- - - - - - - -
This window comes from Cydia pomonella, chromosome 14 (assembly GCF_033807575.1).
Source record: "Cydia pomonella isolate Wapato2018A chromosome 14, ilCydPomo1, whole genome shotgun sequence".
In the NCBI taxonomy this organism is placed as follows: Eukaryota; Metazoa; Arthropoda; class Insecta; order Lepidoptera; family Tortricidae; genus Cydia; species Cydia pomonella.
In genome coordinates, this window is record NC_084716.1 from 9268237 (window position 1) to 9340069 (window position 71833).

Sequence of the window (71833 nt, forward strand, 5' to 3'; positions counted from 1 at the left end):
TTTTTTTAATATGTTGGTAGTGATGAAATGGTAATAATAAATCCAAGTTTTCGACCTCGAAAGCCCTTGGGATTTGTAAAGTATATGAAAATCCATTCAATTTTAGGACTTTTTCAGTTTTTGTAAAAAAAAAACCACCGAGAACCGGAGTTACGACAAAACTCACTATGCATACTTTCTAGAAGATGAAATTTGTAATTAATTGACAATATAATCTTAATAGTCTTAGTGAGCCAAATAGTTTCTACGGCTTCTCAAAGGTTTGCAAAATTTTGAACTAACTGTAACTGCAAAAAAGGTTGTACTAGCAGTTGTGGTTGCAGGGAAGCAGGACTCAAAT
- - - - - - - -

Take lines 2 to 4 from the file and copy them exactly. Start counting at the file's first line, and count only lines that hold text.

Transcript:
Source record: "Cydia pomonella isolate Wapato2018A chromosome 14, ilCydPomo1, whole genome shotgun sequence".
In the NCBI taxonomy this organism is placed as follows: Eukaryota; Metazoa; Arthropoda; class Insecta; order Lepidoptera; family Tortricidae; genus Cydia; species Cydia pomonella.
In genome coordinates, this window is record NC_084716.1 from 9268237 (window position 1) to 9340069 (window position 71833).